VIDEO: 'Alarming' crash warning came THREE years before young driver died on flooded Sheffield road

An 'alarming' warning about the danger posed by flooding on a Sheffield road came THREE years before a young driver crashed to his death there, an inquest heard.

Thursday, 26th January 2017, 4:36 pm
Updated Thursday, 26th January 2017, 4:41 pm
Sean Salvin with his father Craig
Sean Salvin with his father Craig

Sean Salvin was aged just 20 when he ploughed into a tree and died after losing control of his car on a waterlogged stretch of Ecclesfield Road, known as Woolley Wood Bottom, on December 30, 2015.

An inquest into his death heard today how a log kept by Sheffield Council's streets contractor Amey had warned about the potential for a serious collision at the spot almost exactly three years earlier, on December 20, 2012.

Sean Salvin with his father Craig

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The record, which was read out at Sheffield Coroner's Court, states: "Drains blocked and road is filling up with water. As this is a 60mph zone, an accident is highly likely'.

Senior coroner Christopher Dorries described the safety alert as 'alarming'.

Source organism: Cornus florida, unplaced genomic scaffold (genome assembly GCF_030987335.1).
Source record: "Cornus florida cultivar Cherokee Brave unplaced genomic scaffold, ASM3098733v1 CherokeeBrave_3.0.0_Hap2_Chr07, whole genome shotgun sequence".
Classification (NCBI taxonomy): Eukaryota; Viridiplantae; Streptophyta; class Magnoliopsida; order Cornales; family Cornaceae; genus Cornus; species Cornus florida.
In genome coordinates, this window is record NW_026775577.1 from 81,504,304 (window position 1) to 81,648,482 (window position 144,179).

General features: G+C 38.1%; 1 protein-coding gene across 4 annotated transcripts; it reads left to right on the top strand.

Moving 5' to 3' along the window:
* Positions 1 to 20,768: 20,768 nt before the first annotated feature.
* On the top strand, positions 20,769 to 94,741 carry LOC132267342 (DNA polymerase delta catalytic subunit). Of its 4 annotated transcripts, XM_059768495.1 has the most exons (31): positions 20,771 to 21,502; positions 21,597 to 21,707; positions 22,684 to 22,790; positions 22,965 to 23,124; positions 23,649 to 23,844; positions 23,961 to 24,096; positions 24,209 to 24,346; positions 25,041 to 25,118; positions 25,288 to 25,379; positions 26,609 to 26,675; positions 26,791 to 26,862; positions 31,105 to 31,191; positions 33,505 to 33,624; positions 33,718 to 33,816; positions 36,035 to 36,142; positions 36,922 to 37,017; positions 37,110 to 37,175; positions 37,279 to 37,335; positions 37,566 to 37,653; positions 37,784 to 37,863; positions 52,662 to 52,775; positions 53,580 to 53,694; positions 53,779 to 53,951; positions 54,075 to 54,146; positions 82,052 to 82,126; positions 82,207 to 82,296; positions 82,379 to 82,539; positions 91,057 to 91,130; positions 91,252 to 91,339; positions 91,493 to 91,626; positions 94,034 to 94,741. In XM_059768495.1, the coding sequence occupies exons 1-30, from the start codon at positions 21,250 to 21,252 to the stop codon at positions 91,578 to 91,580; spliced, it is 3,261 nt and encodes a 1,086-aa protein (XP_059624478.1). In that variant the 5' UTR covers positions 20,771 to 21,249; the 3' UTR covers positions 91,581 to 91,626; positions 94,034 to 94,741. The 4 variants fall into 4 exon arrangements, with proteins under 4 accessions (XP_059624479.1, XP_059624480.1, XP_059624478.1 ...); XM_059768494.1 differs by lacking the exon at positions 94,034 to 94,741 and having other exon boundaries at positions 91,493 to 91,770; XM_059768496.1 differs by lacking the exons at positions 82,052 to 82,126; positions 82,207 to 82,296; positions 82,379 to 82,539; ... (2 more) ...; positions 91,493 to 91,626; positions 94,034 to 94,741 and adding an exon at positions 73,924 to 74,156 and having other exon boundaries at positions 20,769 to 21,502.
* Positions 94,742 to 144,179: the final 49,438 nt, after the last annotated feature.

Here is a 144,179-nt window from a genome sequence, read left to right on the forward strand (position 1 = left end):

The court heard how there had been a serious collision at the site two years later in November 2014, which was blamed on flooding caused by a blocked gully that was later cleared.

But a council investigation following Mr Salvin's death found flooding on the road that night was down to water gushing from an overflowing drainage pipe, which was clogged by an exhaust system and building waste believed to have been dumped by fly-tippers.

Sean Salvin with his father Craig

James Fletcher, the council's flood water manager, told the court he had not been personally aware of any flood risk on the road before the fatal collision which prompted the probe.

That was despite the inquest having heard about a number of less serious collisions and safety warnings relating to that spot, particularly in the month leading up to Mr Salvin's death.

Mr Fletcher said Amey was responsible for logging and investigating individual incidents where necessary and only a fatal or serious collision would prompt a council investigation.

Mr Dorries asked whether the council officer had been unaware of the 'big picture' because details of the numerous incidents at the spot were never collated, to which he replied 'yes'.

He then asked whether Mr Fletcher would want to know about problems being identified on a 'de-restricted' section of road like Woolley Wood Bottom.

Mr Fletcher responded: "I would want to know there's a system in place to deal with the risk of flooding on the highway and I believe there was a system in place."

The hearing was previously told how another motorist had called police to complain about conditions on Woolley Wood Bottom just half an hour before Mr Salvin died, and had suggested the road should be closed since it was unsafe.

Sean's death prompted a petition signed by more than 2,500 people calling for safety improvements on the road, including a 40mph speed limit.

The inquest continues.